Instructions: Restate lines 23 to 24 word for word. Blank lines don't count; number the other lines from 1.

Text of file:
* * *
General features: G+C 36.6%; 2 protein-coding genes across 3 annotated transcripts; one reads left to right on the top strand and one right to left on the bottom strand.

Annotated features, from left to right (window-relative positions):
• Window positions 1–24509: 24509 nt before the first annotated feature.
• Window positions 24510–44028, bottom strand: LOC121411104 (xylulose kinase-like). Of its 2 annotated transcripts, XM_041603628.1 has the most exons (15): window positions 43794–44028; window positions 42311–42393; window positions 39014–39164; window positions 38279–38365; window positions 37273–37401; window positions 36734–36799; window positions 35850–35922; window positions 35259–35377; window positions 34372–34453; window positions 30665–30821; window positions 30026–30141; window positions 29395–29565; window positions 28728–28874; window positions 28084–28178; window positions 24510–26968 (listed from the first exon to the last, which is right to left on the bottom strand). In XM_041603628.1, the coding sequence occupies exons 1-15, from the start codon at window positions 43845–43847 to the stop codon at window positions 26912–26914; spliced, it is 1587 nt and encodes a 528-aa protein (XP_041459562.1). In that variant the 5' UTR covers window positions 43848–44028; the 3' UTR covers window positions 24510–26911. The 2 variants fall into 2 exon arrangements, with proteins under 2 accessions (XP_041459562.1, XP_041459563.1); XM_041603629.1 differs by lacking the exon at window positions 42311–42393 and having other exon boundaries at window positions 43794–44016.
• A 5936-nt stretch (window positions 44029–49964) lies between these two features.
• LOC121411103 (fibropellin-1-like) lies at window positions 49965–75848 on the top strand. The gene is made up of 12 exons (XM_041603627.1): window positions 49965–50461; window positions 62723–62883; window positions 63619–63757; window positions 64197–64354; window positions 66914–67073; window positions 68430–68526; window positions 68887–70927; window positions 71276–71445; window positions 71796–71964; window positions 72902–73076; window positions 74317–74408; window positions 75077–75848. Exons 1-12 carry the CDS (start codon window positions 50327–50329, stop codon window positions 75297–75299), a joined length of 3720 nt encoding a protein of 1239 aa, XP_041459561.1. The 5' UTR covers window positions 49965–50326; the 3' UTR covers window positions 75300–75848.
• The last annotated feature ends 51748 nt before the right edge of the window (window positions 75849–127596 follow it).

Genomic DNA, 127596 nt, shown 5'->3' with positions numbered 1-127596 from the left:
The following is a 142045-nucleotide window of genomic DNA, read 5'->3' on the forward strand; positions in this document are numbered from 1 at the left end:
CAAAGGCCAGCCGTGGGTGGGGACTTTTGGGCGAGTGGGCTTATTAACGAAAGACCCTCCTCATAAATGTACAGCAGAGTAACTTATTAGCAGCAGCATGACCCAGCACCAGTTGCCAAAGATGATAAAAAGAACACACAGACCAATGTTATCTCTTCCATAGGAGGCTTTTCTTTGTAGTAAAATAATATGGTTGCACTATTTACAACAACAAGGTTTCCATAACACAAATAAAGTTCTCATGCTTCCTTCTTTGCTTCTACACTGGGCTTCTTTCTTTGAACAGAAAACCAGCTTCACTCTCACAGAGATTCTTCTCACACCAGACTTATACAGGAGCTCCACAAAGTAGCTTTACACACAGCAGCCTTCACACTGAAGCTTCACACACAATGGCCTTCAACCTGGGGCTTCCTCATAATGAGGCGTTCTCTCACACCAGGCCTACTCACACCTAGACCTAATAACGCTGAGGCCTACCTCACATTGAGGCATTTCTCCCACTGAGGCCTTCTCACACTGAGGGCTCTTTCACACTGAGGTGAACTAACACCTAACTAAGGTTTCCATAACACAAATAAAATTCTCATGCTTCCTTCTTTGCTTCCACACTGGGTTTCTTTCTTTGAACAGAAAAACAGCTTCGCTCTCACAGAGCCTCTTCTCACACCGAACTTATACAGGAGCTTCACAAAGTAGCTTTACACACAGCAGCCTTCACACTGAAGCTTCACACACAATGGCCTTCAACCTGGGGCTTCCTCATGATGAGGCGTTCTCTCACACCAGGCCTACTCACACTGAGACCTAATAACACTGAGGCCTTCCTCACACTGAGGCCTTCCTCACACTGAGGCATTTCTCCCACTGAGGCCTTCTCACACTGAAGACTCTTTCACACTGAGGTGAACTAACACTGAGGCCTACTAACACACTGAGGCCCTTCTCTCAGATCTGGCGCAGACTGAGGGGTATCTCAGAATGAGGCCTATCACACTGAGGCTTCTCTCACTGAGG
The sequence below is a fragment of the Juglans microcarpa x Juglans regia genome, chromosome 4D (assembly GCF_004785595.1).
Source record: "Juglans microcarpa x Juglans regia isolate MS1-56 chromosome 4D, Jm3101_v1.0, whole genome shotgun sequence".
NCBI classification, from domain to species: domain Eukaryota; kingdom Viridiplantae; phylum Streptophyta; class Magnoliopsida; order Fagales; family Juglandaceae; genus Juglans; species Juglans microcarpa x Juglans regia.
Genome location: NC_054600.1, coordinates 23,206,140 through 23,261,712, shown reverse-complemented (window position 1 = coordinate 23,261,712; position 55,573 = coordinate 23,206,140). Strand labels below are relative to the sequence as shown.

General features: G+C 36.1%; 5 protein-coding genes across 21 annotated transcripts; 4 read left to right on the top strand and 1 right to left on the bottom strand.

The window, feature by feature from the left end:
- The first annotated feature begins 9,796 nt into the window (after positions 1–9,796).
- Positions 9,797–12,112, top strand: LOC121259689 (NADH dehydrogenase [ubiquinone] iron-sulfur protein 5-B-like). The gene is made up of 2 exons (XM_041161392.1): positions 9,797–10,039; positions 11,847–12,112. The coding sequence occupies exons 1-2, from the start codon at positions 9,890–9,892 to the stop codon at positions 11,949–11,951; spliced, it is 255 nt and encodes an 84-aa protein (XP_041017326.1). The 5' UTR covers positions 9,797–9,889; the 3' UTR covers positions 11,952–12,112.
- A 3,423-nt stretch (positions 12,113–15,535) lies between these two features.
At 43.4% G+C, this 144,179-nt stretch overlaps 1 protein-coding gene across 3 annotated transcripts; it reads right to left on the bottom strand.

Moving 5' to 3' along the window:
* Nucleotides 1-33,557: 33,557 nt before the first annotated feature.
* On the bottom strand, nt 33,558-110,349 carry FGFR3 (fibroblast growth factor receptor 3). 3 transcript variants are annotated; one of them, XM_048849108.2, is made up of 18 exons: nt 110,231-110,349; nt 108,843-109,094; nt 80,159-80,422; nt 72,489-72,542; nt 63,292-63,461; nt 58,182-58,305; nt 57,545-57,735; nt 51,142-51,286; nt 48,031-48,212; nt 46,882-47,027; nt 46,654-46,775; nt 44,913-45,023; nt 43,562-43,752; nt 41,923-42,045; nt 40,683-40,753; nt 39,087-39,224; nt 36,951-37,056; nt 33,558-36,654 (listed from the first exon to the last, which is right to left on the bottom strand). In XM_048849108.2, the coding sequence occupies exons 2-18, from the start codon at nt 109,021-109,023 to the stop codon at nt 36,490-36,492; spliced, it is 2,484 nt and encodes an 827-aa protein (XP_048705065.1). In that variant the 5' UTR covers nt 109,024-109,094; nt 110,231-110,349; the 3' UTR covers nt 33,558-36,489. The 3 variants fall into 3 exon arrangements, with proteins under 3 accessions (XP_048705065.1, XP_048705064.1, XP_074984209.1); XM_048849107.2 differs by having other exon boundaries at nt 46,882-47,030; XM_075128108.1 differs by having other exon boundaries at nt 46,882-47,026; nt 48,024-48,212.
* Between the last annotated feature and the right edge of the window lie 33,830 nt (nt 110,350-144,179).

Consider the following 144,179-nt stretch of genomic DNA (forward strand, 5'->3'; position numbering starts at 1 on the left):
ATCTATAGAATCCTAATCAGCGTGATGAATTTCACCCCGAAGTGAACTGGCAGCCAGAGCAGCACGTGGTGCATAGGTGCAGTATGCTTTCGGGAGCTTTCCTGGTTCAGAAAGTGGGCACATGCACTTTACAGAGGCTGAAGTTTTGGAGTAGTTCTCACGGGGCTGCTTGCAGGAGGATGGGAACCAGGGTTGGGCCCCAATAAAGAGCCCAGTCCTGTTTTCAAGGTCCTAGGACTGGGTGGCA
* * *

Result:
* On the bottom strand, nt 33,558-110,349 carry FGFR3 (fibroblast growth factor receptor 3). 3 transcript variants are annotated; one of them, XM_048849108.2, is made up of 18 exons: nt 110,231-110,349; nt 108,843-109,094; nt 80,159-80,422; nt 72,489-72,542; nt 63,292-63,461; nt 58,182-58,305; nt 57,545-57,735; nt 51,142-51,286; nt 48,031-48,212; nt 46,882-47,027; nt 46,654-46,775; nt 44,913-45,023; nt 43,562-43,752; nt 41,923-42,045; nt 40,683-40,753; nt 39,087-39,224; nt 36,951-37,056; nt 33,558-36,654 (listed from the first exon to the last, which is right to left on the bottom strand). In XM_048849108.2, the coding sequence occupies exons 2-18, from the start codon at nt 109,021-109,023 to the stop codon at nt 36,490-36,492; spliced, it is 2,484 nt and encodes an 827-aa protein (XP_048705065.1). In that variant the 5' UTR covers nt 109,024-109,094; nt 110,231-110,349; the 3' UTR covers nt 33,558-36,489. The 3 variants fall into 3 exon arrangements, with proteins under 3 accessions (XP_048705065.1, XP_048705064.1, XP_074984209.1); XM_048849107.2 differs by having other exon boundaries at nt 46,882-47,030; XM_075128108.1 differs by having other exon boundaries at nt 46,882-47,026; nt 48,024-48,212.
* Between the last annotated feature and the right edge of the window lie 33,830 nt (nt 110,350-144,179).